Almond farmers looking to invest in new orchards “absolutely have to understand” the new rules coming from regional groundwater sustainability plans (GSPs). according to Scott Hamilton, an economist consulting on water issues in the San Joaquin Valley, who spoke at the Almond Board's Almond Conference on Wednesday.
During the panel discussion, a farmer frustrated with talk of generalities in implementing the Sustainable Groundwater Management Act pushed for details on what the regulation will mean to his bottom line over the next 20 years and how much acreage he should be planting. Hamilton and other speakers said that depends on the local groundwater plans, and they vary significantly.
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One possible option, Hamilton said, is that some plans allow farmers who do not use their full allocations to bank water credits to carry over to the next year. This means the farmer could plant half the acreage now, build credits for the first decade and then spend those credits in the second decade.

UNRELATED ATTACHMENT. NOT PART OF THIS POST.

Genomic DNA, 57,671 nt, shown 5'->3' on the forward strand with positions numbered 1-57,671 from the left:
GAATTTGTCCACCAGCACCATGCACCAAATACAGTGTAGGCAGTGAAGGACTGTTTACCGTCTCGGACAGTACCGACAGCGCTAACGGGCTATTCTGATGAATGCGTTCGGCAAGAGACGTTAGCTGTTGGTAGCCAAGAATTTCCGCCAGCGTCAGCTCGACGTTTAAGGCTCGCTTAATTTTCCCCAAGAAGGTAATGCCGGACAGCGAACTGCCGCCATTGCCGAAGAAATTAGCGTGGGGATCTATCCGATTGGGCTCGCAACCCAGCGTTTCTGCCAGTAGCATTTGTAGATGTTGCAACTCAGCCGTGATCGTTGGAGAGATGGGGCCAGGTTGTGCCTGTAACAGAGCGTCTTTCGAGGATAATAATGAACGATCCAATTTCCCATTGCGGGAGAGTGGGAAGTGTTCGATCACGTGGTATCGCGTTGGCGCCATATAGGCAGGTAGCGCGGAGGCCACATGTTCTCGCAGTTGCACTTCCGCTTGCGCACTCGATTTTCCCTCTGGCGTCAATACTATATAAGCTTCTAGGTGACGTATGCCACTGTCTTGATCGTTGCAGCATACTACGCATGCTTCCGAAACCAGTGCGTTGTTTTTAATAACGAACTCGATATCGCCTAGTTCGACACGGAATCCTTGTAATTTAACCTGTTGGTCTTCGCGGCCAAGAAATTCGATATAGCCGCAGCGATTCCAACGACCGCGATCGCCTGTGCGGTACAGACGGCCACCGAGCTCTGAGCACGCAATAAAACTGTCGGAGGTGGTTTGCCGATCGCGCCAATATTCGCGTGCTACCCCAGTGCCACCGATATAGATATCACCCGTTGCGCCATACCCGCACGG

“But if you need more water, you absolutely have to be in close touch with your [groundwater sustainability agency],” he said.
He also encouraged farmers to be more involved in valley efforts like the Water Blueprint for the San Joaquin Valley and Collaborative Action Program, which “will not exist if we don’t get more funding.”